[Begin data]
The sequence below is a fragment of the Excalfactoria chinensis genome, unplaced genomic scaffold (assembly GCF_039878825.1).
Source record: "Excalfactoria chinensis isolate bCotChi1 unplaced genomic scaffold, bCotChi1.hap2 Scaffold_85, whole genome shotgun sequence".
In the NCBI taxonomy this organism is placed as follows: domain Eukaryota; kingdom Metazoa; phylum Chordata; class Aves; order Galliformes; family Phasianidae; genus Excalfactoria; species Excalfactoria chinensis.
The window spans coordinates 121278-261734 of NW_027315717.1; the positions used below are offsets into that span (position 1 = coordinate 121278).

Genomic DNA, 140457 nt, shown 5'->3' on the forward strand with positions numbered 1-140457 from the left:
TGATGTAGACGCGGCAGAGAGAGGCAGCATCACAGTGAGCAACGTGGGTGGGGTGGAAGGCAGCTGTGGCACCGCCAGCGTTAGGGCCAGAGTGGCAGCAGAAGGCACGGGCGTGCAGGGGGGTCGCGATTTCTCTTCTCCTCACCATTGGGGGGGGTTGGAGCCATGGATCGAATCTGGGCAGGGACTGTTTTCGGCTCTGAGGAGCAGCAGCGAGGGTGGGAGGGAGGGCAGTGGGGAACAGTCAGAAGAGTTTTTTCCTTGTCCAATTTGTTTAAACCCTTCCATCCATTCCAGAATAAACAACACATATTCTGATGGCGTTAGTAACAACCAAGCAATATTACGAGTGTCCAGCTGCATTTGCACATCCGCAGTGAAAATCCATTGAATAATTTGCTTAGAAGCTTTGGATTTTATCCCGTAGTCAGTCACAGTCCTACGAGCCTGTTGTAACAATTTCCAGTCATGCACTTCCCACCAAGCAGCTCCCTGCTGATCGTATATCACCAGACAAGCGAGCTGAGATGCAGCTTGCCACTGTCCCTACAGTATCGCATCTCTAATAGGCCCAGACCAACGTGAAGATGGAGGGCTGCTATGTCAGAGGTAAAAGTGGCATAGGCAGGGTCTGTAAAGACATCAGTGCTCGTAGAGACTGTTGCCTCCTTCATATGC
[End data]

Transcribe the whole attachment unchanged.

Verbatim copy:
The sequence below is a fragment of the Excalfactoria chinensis genome, unplaced genomic scaffold (assembly GCF_039878825.1).
Source record: "Excalfactoria chinensis isolate bCotChi1 unplaced genomic scaffold, bCotChi1.hap2 Scaffold_85, whole genome shotgun sequence".
In the NCBI taxonomy this organism is placed as follows: domain Eukaryota; kingdom Metazoa; phylum Chordata; class Aves; order Galliformes; family Phasianidae; genus Excalfactoria; species Excalfactoria chinensis.
The window spans coordinates 121278-261734 of NW_027315717.1; the positions used below are offsets into that span (position 1 = coordinate 121278).

Genomic DNA, 140457 nt, shown 5'->3' on the forward strand with positions numbered 1-140457 from the left:
TGATGTAGACGCGGCAGAGAGAGGCAGCATCACAGTGAGCAACGTGGGTGGGGTGGAAGGCAGCTGTGGCACCGCCAGCGTTAGGGCCAGAGTGGCAGCAGAAGGCACGGGCGTGCAGGGGGGTCGCGATTTCTCTTCTCCTCACCATTGGGGGGGGTTGGAGCCATGGATCGAATCTGGGCAGGGACTGTTTTCGGCTCTGAGGAGCAGCAGCGAGGGTGGGAGGGAGGGCAGTGGGGAACAGTCAGAAGAGTTTTTTCCTTGTCCAATTTGTTTAAACCCTTCCATCCATTCCAGAATAAACAACACATATTCTGATGGCGTTAGTAACAACCAAGCAATATTACGAGTGTCCAGCTGCATTTGCACATCCGCAGTGAAAATCCATTGAATAATTTGCTTAGAAGCTTTGGATTTTATCCCGTAGTCAGTCACAGTCCTACGAGCCTGTTGTAACAATTTCCAGTCATGCACTTCCCACCAAGCAGCTCCCTGCTGATCGTATATCACCAGACAAGCGAGCTGAGATGCAGCTTGCCACTGTCCCTACAGTATCGCATCTCTAATAGGCCCAGACCAACGTGAAGATGGAGGGCTGCTATGTCAGAGGTAAAAGTGGCATAGGCAGGGTCTGTAAAGACATCAGTGCTCGTAGAGACTGTTGCCTCCTTCATATGC